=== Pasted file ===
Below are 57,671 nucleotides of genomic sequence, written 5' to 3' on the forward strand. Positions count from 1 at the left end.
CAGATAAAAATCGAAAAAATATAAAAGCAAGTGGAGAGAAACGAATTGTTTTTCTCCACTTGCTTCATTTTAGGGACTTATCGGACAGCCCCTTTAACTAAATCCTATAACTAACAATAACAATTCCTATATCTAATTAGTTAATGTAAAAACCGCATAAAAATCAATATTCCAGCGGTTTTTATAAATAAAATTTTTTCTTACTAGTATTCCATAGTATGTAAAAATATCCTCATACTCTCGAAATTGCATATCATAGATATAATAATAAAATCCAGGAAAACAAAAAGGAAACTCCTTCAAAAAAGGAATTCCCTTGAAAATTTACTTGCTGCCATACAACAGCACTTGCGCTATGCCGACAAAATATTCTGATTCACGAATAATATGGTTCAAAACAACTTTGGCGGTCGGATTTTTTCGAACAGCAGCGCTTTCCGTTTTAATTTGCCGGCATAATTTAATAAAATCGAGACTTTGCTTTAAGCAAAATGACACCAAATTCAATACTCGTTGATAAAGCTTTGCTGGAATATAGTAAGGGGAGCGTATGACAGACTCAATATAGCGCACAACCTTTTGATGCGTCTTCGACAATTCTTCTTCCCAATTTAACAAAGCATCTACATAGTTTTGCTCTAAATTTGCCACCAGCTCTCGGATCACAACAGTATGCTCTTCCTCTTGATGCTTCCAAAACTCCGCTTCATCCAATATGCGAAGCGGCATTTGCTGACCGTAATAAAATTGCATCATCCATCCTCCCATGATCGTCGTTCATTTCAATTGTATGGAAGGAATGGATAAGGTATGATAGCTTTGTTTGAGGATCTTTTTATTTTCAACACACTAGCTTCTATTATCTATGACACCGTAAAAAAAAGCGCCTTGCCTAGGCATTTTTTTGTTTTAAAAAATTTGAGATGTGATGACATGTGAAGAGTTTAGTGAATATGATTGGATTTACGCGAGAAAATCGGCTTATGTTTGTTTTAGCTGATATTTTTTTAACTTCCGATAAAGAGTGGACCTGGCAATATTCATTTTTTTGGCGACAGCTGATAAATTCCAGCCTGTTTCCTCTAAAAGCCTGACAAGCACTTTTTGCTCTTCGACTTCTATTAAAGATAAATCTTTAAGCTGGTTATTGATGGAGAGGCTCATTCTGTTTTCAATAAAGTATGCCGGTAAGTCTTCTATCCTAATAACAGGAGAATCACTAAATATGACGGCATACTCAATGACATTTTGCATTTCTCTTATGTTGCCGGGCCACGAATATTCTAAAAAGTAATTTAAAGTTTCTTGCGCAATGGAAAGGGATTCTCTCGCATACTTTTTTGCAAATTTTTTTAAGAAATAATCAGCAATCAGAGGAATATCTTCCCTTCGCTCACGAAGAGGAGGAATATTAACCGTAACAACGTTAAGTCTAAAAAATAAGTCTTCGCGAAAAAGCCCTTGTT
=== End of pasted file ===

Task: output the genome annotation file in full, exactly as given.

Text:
Below are 57,671 nucleotides of genomic sequence, written 5' to 3' on the forward strand. Positions count from 1 at the left end.
CAGATAAAAATCGAAAAAATATAAAAGCAAGTGGAGAGAAACGAATTGTTTTTCTCCACTTGCTTCATTTTAGGGACTTATCGGACAGCCCCTTTAACTAAATCCTATAACTAACAATAACAATTCCTATATCTAATTAGTTAATGTAAAAACCGCATAAAAATCAATATTCCAGCGGTTTTTATAAATAAAATTTTTTCTTACTAGTATTCCATAGTATGTAAAAATATCCTCATACTCTCGAAATTGCATATCATAGATATAATAATAAAATCCAGGAAAACAAAAAGGAAACTCCTTCAAAAAAGGAATTCCCTTGAAAATTTACTTGCTGCCATACAACAGCACTTGCGCTATGCCGACAAAATATTCTGATTCACGAATAATATGGTTCAAAACAACTTTGGCGGTCGGATTTTTTCGAACAGCAGCGCTTTCCGTTTTAATTTGCCGGCATAATTTAATAAAATCGAGACTTTGCTTTAAGCAAAATGACACCAAATTCAATACTCGTTGATAAAGCTTTGCTGGAATATAGTAAGGGGAGCGTATGACAGACTCAATATAGCGCACAACCTTTTGATGCGTCTTCGACAATTCTTCTTCCCAATTTAACAAAGCATCTACATAGTTTTGCTCTAAATTTGCCACCAGCTCTCGGATCACAACAGTATGCTCTTCCTCTTGATGCTTCCAAAACTCCGCTTCATCCAATATGCGAAGCGGCATTTGCTGACCGTAATAAAATTGCATCATCCATCCTCCCATGATCGTCGTTCATTTCAATTGTATGGAAGGAATGGATAAGGTATGATAGCTTTGTTTGAGGATCTTTTTATTTTCAACACACTAGCTTCTATTATCTATGACACCGTAAAAAAAAGCGCCTTGCCTAGGCATTTTTTTGTTTTAAAAAATTTGAGATGTGATGACATGTGAAGAGTTTAGTGAATATGATTGGATTTACGCGAGAAAATCGGCTTATGTTTGTTTTAGCTGATATTTTTTTAACTTCCGATAAAGAGTGGACCTGGCAATATTCATTTTTTTGGCGACAGCTGATAAATTCCAGCCTGTTTCCTCTAAAAGCCTGACAAGCACTTTTTGCTCTTCGACTTCTATTAAAGATAAATCTTTAAGCTGGTTATTGATGGAGAGGCTCATTCTGTTTTCAATAAAGTATGCCGGTAAGTCTTCTATCCTAATAACAGGAGAATCACTAAATATGACGGCATACTCAATGACATTTTGCATTTCTCTTATGTTGCCGGGCCACGAATATTCTAAAAAGTAATTTAAAGTTTCTTGCGCAATGGAAAGGGATTCTCTCGCATACTTTTTTGCAAATTTTTTTAAGAAATAATCAGCAATCAGAGGAATATCTTCCCTTCGCTCACGAAGAGGAGGAATATTAACCGTAACAACGTTAAGTCTAAAAAATAAGTCTTCGCGAAAAAGCCCTTGTT